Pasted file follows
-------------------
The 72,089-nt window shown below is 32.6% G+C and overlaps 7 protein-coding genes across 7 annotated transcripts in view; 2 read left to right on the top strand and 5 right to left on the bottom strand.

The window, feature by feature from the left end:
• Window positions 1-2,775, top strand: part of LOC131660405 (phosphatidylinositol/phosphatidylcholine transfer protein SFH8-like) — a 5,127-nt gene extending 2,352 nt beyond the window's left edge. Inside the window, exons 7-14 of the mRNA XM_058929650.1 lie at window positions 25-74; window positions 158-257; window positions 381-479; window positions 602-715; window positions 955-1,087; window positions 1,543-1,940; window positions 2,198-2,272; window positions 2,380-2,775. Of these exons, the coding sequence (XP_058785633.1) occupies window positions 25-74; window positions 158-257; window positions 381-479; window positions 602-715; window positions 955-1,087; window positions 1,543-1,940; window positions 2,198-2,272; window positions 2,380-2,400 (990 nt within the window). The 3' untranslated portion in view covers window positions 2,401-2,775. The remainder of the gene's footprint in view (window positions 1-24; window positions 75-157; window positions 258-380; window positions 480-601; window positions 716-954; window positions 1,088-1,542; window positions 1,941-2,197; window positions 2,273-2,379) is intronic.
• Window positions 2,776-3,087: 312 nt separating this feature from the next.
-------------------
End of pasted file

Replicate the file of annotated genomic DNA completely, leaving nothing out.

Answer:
The 72,089-nt window shown below is 32.6% G+C and overlaps 7 protein-coding genes across 7 annotated transcripts in view; 2 read left to right on the top strand and 5 right to left on the bottom strand.

The window, feature by feature from the left end:
• Window positions 1-2,775, top strand: part of LOC131660405 (phosphatidylinositol/phosphatidylcholine transfer protein SFH8-like) — a 5,127-nt gene extending 2,352 nt beyond the window's left edge. Inside the window, exons 7-14 of the mRNA XM_058929650.1 lie at window positions 25-74; window positions 158-257; window positions 381-479; window positions 602-715; window positions 955-1,087; window positions 1,543-1,940; window positions 2,198-2,272; window positions 2,380-2,775. Of these exons, the coding sequence (XP_058785633.1) occupies window positions 25-74; window positions 158-257; window positions 381-479; window positions 602-715; window positions 955-1,087; window positions 1,543-1,940; window positions 2,198-2,272; window positions 2,380-2,400 (990 nt within the window). The 3' untranslated portion in view covers window positions 2,401-2,775. The remainder of the gene's footprint in view (window positions 1-24; window positions 75-157; window positions 258-380; window positions 480-601; window positions 716-954; window positions 1,088-1,542; window positions 1,941-2,197; window positions 2,273-2,379) is intronic.
• Window positions 2,776-3,087: 312 nt separating this feature from the next.